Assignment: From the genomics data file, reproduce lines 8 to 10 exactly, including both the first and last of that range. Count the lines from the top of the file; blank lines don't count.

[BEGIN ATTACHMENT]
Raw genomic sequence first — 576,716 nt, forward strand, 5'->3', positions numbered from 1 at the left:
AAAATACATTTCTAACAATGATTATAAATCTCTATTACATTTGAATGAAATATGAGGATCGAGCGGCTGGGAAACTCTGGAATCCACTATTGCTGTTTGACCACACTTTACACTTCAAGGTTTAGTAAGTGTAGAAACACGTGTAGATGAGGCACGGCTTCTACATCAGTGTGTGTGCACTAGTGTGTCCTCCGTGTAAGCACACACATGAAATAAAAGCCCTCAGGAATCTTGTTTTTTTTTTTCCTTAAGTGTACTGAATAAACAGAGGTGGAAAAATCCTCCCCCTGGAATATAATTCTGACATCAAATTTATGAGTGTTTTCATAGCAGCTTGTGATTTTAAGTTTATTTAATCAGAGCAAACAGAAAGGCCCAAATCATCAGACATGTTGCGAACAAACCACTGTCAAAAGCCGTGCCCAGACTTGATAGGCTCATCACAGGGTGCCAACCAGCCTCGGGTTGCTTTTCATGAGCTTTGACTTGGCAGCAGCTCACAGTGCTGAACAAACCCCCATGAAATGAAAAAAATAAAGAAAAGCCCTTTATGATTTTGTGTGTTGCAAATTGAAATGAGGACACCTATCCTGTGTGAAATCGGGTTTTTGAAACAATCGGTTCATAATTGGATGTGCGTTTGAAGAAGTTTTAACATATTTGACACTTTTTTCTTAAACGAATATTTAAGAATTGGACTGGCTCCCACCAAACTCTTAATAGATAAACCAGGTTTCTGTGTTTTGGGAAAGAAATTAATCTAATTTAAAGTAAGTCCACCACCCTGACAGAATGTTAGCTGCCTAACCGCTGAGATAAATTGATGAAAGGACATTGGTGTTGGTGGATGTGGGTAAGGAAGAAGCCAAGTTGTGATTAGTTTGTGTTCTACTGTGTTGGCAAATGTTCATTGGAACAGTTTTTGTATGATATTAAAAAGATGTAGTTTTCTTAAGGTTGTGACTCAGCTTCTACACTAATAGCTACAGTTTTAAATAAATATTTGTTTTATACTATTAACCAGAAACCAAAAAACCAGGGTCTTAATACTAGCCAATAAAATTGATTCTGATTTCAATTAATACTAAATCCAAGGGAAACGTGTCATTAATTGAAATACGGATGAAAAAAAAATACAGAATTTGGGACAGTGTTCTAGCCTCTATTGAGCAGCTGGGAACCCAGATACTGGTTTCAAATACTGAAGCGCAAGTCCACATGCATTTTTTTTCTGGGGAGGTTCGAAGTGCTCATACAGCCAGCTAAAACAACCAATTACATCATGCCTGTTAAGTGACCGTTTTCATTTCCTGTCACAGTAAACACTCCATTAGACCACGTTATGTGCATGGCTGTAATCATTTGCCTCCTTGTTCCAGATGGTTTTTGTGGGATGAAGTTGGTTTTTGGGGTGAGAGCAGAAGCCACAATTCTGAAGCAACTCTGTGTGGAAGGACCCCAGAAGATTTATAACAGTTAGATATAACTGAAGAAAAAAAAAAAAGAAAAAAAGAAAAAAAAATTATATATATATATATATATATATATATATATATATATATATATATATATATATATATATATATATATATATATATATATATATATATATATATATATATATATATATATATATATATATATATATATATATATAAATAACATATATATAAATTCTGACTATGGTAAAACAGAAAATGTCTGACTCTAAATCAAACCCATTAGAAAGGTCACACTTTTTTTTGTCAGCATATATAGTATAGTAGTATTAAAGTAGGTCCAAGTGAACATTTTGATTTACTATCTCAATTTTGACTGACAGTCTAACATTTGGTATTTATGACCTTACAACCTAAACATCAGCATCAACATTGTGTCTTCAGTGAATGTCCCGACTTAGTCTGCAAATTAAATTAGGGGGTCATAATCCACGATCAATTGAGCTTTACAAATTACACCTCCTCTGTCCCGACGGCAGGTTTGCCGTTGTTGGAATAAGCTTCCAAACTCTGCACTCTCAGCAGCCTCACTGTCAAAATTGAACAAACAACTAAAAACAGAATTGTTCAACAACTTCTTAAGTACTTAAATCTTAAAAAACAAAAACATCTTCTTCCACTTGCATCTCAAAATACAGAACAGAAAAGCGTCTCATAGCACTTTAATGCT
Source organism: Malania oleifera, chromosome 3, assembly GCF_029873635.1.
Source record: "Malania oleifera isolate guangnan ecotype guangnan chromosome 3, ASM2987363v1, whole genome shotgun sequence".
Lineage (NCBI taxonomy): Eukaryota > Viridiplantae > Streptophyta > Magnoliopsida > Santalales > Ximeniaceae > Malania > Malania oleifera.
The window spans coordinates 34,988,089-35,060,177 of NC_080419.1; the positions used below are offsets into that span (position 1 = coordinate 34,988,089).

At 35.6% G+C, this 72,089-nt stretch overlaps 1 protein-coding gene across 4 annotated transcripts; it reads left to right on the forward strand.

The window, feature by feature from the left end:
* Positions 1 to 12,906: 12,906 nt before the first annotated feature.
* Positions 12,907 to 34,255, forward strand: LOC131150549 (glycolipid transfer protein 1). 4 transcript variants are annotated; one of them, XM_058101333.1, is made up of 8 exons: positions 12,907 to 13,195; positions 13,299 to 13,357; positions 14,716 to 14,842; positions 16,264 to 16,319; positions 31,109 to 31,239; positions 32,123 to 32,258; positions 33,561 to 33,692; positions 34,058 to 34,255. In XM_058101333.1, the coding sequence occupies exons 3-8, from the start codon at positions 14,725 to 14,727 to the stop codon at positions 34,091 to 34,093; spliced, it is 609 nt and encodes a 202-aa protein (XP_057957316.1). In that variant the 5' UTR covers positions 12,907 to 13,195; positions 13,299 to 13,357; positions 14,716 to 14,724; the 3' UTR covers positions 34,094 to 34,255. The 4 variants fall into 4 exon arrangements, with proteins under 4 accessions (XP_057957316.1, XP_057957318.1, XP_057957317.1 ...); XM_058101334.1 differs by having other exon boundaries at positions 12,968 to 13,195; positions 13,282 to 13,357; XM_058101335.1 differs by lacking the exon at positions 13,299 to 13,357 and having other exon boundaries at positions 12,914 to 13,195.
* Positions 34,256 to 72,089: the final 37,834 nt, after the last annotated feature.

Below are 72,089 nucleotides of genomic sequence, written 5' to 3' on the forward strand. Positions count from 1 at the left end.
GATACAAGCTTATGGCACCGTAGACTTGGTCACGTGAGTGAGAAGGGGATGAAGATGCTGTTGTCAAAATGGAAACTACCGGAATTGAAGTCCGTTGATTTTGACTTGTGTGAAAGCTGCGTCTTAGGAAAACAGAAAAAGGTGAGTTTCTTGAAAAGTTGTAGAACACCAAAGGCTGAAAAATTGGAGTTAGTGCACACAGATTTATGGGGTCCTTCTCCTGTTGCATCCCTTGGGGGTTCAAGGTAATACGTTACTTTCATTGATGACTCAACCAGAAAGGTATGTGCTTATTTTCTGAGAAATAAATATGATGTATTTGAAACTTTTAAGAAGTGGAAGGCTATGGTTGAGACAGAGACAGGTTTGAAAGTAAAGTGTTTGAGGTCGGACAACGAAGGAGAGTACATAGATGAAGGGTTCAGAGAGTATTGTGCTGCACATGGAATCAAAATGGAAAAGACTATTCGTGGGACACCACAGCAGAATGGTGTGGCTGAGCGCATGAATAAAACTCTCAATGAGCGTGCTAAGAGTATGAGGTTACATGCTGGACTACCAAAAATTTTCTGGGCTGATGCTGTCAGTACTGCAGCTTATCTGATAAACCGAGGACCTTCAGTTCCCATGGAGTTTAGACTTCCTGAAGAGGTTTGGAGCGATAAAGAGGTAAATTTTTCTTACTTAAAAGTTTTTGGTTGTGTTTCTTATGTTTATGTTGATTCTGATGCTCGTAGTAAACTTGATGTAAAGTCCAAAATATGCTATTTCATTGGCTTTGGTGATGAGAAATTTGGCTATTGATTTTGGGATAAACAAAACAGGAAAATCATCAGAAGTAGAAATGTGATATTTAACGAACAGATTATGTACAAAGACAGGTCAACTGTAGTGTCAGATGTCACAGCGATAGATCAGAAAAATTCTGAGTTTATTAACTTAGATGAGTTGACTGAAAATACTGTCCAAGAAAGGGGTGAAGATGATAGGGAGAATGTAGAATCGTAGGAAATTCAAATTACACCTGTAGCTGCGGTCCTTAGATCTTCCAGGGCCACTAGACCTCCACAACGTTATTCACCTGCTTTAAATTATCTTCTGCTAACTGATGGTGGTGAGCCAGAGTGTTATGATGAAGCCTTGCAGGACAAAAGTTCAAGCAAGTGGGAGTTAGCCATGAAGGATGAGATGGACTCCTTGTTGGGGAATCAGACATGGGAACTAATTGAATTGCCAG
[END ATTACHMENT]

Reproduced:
The window, feature by feature from the left end:
* Positions 1 to 12,906: 12,906 nt before the first annotated feature.
* Positions 12,907 to 34,255, forward strand: LOC131150549 (glycolipid transfer protein 1). 4 transcript variants are annotated; one of them, XM_058101333.1, is made up of 8 exons: positions 12,907 to 13,195; positions 13,299 to 13,357; positions 14,716 to 14,842; positions 16,264 to 16,319; positions 31,109 to 31,239; positions 32,123 to 32,258; positions 33,561 to 33,692; positions 34,058 to 34,255. In XM_058101333.1, the coding sequence occupies exons 3-8, from the start codon at positions 14,725 to 14,727 to the stop codon at positions 34,091 to 34,093; spliced, it is 609 nt and encodes a 202-aa protein (XP_057957316.1). In that variant the 5' UTR covers positions 12,907 to 13,195; positions 13,299 to 13,357; positions 14,716 to 14,724; the 3' UTR covers positions 34,094 to 34,255. The 4 variants fall into 4 exon arrangements, with proteins under 4 accessions (XP_057957316.1, XP_057957318.1, XP_057957317.1 ...); XM_058101334.1 differs by having other exon boundaries at positions 12,968 to 13,195; positions 13,282 to 13,357; XM_058101335.1 differs by lacking the exon at positions 13,299 to 13,357 and having other exon boundaries at positions 12,914 to 13,195.